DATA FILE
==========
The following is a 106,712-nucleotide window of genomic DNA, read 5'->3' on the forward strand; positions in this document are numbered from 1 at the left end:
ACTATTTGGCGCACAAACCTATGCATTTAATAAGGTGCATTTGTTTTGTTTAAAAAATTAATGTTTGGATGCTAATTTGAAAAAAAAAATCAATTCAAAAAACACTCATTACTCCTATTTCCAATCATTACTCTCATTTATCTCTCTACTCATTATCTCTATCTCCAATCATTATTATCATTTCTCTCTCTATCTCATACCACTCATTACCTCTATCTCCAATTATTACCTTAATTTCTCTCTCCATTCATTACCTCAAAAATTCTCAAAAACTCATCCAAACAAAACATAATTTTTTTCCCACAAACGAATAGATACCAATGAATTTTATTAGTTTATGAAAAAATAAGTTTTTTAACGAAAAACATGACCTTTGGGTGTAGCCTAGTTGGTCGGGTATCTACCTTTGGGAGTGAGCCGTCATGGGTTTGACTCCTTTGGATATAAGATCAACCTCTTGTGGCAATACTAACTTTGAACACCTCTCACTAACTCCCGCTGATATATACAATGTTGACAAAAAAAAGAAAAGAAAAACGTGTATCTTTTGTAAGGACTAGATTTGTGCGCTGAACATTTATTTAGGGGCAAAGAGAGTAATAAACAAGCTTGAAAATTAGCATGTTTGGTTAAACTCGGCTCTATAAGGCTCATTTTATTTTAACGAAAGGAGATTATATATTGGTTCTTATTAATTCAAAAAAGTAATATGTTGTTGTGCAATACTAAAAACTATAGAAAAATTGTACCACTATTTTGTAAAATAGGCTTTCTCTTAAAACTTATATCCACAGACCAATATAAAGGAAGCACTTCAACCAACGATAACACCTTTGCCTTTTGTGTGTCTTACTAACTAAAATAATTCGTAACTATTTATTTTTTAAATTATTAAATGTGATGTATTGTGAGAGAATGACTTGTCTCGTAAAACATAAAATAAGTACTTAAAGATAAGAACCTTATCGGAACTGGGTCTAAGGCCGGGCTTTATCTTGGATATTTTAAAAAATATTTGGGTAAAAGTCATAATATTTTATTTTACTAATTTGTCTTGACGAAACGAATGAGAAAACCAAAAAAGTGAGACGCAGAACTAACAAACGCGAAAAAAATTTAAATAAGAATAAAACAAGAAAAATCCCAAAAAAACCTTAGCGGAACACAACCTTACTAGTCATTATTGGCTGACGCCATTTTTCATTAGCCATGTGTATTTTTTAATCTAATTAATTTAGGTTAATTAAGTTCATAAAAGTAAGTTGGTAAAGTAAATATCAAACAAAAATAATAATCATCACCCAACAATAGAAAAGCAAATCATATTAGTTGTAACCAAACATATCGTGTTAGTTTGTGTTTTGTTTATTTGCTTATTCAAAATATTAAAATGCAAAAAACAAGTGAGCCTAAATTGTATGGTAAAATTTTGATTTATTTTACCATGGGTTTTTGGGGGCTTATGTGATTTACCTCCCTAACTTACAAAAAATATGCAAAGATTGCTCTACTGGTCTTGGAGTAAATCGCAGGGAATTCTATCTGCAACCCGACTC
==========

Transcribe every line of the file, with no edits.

The following is a 106,712-nucleotide window of genomic DNA, read 5'->3' on the forward strand; positions in this document are numbered from 1 at the left end:
ACTATTTGGCGCACAAACCTATGCATTTAATAAGGTGCATTTGTTTTGTTTAAAAAATTAATGTTTGGATGCTAATTTGAAAAAAAAAATCAATTCAAAAAACACTCATTACTCCTATTTCCAATCATTACTCTCATTTATCTCTCTACTCATTATCTCTATCTCCAATCATTATTATCATTTCTCTCTCTATCTCATACCACTCATTACCTCTATCTCCAATTATTACCTTAATTTCTCTCTCCATTCATTACCTCAAAAATTCTCAAAAACTCATCCAAACAAAACATAATTTTTTTCCCACAAACGAATAGATACCAATGAATTTTATTAGTTTATGAAAAAATAAGTTTTTTAACGAAAAACATGACCTTTGGGTGTAGCCTAGTTGGTCGGGTATCTACCTTTGGGAGTGAGCCGTCATGGGTTTGACTCCTTTGGATATAAGATCAACCTCTTGTGGCAATACTAACTTTGAACACCTCTCACTAACTCCCGCTGATATATACAATGTTGACAAAAAAAAGAAAAGAAAAACGTGTATCTTTTGTAAGGACTAGATTTGTGCGCTGAACATTTATTTAGGGGCAAAGAGAGTAATAAACAAGCTTGAAAATTAGCATGTTTGGTTAAACTCGGCTCTATAAGGCTCATTTTATTTTAACGAAAGGAGATTATATATTGGTTCTTATTAATTCAAAAAAGTAATATGTTGTTGTGCAATACTAAAAACTATAGAAAAATTGTACCACTATTTTGTAAAATAGGCTTTCTCTTAAAACTTATATCCACAGACCAATATAAAGGAAGCACTTCAACCAACGATAACACCTTTGCCTTTTGTGTGTCTTACTAACTAAAATAATTCGTAACTATTTATTTTTTAAATTATTAAATGTGATGTATTGTGAGAGAATGACTTGTCTCGTAAAACATAAAATAAGTACTTAAAGATAAGAACCTTATCGGAACTGGGTCTAAGGCCGGGCTTTATCTTGGATATTTTAAAAAATATTTGGGTAAAAGTCATAATATTTTATTTTACTAATTTGTCTTGACGAAACGAATGAGAAAACCAAAAAAGTGAGACGCAGAACTAACAAACGCGAAAAAAATTTAAATAAGAATAAAACAAGAAAAATCCCAAAAAAACCTTAGCGGAACACAACCTTACTAGTCATTATTGGCTGACGCCATTTTTCATTAGCCATGTGTATTTTTTAATCTAATTAATTTAGGTTAATTAAGTTCATAAAAGTAAGTTGGTAAAGTAAATATCAAACAAAAATAATAATCATCACCCAACAATAGAAAAGCAAATCATATTAGTTGTAACCAAACATATCGTGTTAGTTTGTGTTTTGTTTATTTGCTTATTCAAAATATTAAAATGCAAAAAACAAGTGAGCCTAAATTGTATGGTAAAATTTTGATTTATTTTACCATGGGTTTTTGGGGGCTTATGTGATTTACCTCCCTAACTTACAAAAAATATGCAAAGATTGCTCTACTGGTCTTGGAGTAAATCGCAGGGAATTCTATCTGCAACCCGACTC